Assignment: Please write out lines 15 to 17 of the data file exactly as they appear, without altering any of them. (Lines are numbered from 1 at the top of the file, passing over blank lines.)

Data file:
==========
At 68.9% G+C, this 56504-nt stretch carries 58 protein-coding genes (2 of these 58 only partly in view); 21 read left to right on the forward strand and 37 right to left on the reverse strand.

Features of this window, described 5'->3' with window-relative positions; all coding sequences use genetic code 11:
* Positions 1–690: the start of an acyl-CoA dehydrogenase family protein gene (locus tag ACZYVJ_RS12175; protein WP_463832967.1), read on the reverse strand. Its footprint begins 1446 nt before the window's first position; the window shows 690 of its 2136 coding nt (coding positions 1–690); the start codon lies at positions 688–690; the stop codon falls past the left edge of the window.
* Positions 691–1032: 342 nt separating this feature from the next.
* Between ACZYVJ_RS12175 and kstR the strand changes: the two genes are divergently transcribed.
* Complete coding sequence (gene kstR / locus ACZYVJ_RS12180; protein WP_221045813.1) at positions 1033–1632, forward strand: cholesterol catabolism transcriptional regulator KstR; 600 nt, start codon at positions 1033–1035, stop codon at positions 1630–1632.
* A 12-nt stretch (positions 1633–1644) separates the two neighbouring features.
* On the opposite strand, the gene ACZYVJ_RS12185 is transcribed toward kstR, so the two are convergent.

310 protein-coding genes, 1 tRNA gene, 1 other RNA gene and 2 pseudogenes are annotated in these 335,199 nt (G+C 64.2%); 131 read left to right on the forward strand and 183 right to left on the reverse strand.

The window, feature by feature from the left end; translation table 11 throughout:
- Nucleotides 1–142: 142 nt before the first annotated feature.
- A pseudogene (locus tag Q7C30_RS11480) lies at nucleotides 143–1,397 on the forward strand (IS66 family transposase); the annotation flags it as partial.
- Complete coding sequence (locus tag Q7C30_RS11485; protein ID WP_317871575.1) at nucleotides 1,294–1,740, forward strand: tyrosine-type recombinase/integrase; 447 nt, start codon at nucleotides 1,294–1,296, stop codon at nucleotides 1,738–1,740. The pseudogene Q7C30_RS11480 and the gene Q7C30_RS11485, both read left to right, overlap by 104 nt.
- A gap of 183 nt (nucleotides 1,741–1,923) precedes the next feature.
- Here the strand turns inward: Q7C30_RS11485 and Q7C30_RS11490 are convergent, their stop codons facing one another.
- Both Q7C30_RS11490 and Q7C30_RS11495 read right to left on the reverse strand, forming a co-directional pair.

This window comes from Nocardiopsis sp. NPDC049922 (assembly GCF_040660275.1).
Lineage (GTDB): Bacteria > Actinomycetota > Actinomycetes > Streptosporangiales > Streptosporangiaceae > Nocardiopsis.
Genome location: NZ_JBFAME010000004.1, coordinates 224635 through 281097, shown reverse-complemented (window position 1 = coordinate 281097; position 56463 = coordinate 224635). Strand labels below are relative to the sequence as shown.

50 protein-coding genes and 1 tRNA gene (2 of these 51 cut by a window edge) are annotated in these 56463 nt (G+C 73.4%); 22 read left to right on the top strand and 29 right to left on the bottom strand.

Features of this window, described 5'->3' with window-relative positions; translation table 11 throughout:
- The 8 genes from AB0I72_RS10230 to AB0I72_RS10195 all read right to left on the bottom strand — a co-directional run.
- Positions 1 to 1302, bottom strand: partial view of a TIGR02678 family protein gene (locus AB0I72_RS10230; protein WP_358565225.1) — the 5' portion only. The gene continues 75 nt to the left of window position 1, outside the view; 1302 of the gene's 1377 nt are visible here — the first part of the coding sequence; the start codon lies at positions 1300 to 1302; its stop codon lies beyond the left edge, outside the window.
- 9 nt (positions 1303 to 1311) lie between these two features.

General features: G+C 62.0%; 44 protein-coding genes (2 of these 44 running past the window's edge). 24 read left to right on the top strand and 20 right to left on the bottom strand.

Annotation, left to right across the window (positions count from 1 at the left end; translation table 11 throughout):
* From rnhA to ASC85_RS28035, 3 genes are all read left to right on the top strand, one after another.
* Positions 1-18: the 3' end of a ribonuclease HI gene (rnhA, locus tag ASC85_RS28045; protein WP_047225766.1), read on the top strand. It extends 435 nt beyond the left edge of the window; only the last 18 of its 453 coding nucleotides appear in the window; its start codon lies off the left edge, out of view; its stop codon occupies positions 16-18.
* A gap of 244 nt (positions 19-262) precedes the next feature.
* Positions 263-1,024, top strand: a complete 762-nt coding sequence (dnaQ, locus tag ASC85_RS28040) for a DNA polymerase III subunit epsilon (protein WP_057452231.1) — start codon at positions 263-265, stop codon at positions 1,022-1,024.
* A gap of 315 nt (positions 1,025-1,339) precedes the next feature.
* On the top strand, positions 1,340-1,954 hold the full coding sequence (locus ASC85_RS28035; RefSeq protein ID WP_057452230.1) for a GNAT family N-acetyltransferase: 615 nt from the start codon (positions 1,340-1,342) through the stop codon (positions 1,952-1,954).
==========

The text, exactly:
- Here the strand turns inward: Q7C30_RS11485 and Q7C30_RS11490 are convergent, their stop codons facing one another.
- Both Q7C30_RS11490 and Q7C30_RS11495 read right to left on the reverse strand, forming a co-directional pair.

This window comes from Nocardiopsis sp. NPDC049922 (assembly GCF_040660275.1).